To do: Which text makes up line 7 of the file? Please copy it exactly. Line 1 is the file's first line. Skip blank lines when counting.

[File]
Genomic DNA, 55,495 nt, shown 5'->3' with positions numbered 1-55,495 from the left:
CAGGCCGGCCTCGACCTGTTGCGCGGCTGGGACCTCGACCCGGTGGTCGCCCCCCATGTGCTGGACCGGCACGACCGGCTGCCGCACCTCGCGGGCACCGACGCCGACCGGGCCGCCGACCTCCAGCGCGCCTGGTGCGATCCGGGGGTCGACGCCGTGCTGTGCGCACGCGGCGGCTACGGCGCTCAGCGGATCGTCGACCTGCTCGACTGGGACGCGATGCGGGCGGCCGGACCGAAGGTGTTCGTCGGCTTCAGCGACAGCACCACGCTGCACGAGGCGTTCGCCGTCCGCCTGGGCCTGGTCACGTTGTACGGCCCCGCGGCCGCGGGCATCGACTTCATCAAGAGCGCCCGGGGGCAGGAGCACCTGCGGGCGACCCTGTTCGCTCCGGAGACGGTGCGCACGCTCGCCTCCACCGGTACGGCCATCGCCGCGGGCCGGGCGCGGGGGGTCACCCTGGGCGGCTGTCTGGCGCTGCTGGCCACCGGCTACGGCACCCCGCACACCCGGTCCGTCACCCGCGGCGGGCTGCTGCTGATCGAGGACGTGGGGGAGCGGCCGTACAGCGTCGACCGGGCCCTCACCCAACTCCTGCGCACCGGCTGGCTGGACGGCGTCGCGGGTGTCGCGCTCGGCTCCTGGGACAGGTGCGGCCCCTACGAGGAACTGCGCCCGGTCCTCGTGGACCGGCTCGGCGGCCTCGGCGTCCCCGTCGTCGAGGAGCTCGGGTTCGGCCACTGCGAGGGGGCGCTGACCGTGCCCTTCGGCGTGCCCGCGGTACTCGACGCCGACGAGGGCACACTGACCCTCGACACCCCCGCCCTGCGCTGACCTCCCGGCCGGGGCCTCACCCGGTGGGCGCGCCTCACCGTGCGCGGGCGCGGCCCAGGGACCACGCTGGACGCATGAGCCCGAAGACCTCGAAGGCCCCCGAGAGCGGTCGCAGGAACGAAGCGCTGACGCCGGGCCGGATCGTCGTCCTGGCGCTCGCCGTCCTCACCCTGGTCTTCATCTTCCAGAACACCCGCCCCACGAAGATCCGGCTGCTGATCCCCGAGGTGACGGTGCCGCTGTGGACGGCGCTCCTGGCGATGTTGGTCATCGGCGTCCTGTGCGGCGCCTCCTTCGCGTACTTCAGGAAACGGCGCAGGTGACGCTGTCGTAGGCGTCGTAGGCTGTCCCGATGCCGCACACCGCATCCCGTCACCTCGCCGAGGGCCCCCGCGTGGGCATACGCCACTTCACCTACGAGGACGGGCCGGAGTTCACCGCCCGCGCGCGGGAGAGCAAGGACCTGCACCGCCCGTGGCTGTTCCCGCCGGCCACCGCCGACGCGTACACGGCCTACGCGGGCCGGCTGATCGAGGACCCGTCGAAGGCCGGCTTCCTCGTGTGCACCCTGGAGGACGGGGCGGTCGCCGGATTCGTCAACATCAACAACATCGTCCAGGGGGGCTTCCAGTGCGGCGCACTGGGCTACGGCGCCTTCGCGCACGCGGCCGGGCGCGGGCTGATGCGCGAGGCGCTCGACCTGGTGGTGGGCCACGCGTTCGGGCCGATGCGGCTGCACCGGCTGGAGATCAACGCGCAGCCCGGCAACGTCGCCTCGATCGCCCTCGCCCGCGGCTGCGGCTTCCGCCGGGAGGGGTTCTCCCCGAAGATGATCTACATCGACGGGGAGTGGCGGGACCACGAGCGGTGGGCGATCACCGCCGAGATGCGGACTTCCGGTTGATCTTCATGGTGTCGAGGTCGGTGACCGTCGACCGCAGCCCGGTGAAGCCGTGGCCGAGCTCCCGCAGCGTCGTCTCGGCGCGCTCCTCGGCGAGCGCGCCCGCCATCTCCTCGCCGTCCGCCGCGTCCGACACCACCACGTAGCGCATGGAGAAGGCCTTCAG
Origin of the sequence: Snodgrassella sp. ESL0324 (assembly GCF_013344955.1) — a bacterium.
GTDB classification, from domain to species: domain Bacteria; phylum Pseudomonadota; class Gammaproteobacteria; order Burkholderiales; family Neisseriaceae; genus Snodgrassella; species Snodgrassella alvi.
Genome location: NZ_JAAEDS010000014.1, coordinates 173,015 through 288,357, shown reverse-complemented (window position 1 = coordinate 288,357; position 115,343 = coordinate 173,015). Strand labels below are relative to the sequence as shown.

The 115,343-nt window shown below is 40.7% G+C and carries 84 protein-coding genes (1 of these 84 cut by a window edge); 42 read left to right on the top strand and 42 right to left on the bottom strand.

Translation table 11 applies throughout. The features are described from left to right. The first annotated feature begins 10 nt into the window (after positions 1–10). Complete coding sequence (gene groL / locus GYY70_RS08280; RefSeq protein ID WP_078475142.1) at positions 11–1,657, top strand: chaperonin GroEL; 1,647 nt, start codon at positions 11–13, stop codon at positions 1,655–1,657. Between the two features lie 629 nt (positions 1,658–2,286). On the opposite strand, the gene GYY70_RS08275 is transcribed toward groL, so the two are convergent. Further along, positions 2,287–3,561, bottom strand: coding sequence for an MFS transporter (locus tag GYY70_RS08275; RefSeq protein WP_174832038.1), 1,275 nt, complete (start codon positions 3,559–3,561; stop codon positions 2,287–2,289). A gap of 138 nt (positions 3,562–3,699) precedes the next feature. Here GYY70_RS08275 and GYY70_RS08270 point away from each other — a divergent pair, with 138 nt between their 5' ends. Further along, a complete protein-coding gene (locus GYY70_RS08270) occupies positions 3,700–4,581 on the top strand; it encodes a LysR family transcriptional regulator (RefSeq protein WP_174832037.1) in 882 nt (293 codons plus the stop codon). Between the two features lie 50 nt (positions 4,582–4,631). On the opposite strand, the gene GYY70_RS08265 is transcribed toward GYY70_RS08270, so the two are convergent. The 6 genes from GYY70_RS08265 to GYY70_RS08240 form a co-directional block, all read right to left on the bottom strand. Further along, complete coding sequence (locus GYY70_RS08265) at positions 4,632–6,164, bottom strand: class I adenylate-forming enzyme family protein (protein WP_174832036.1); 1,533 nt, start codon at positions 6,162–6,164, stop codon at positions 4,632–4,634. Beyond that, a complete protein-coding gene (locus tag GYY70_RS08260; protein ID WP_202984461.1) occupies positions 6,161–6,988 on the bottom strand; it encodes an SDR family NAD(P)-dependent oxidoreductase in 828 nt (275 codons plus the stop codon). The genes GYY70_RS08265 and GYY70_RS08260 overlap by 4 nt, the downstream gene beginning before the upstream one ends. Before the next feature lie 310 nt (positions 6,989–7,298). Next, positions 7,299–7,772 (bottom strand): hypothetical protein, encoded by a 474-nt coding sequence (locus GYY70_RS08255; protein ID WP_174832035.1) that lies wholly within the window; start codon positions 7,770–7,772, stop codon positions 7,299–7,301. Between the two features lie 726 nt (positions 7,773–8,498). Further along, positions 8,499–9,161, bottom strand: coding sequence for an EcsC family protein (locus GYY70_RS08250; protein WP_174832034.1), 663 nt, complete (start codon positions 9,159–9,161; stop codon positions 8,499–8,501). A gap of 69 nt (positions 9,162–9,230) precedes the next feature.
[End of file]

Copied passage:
Translation table 11 applies throughout. The features are described from left to right. The first annotated feature begins 10 nt into the window (after positions 1–10). Complete coding sequence (gene groL / locus GYY70_RS08280; RefSeq protein ID WP_078475142.1) at positions 11–1,657, top strand: chaperonin GroEL; 1,647 nt, start codon at positions 11–13, stop codon at positions 1,655–1,657. Between the two features lie 629 nt (positions 1,658–2,286). On the opposite strand, the gene GYY70_RS08275 is transcribed toward groL, so the two are convergent. Further along, positions 2,287–3,561, bottom strand: coding sequence for an MFS transporter (locus tag GYY70_RS08275; RefSeq protein WP_174832038.1), 1,275 nt, complete (start codon positions 3,559–3,561; stop codon positions 2,287–2,289). A gap of 138 nt (positions 3,562–3,699) precedes the next feature. Here GYY70_RS08275 and GYY70_RS08270 point away from each other — a divergent pair, with 138 nt between their 5' ends. Further along, a complete protein-coding gene (locus GYY70_RS08270) occupies positions 3,700–4,581 on the top strand; it encodes a LysR family transcriptional regulator (RefSeq protein WP_174832037.1) in 882 nt (293 codons plus the stop codon). Between the two features lie 50 nt (positions 4,582–4,631). On the opposite strand, the gene GYY70_RS08265 is transcribed toward GYY70_RS08270, so the two are convergent. The 6 genes from GYY70_RS08265 to GYY70_RS08240 form a co-directional block, all read right to left on the bottom strand. Further along, complete coding sequence (locus GYY70_RS08265) at positions 4,632–6,164, bottom strand: class I adenylate-forming enzyme family protein (protein WP_174832036.1); 1,533 nt, start codon at positions 6,162–6,164, stop codon at positions 4,632–4,634. Beyond that, a complete protein-coding gene (locus tag GYY70_RS08260; protein ID WP_202984461.1) occupies positions 6,161–6,988 on the bottom strand; it encodes an SDR family NAD(P)-dependent oxidoreductase in 828 nt (275 codons plus the stop codon). The genes GYY70_RS08265 and GYY70_RS08260 overlap by 4 nt, the downstream gene beginning before the upstream one ends. Before the next feature lie 310 nt (positions 6,989–7,298). Next, positions 7,299–7,772 (bottom strand): hypothetical protein, encoded by a 474-nt coding sequence (locus GYY70_RS08255; protein ID WP_174832035.1) that lies wholly within the window; start codon positions 7,770–7,772, stop codon positions 7,299–7,301. Between the two features lie 726 nt (positions 7,773–8,498). Further along, positions 8,499–9,161, bottom strand: coding sequence for an EcsC family protein (locus GYY70_RS08250; protein WP_174832034.1), 663 nt, complete (start codon positions 9,159–9,161; stop codon positions 8,499–8,501). A gap of 69 nt (positions 9,162–9,230) precedes the next feature.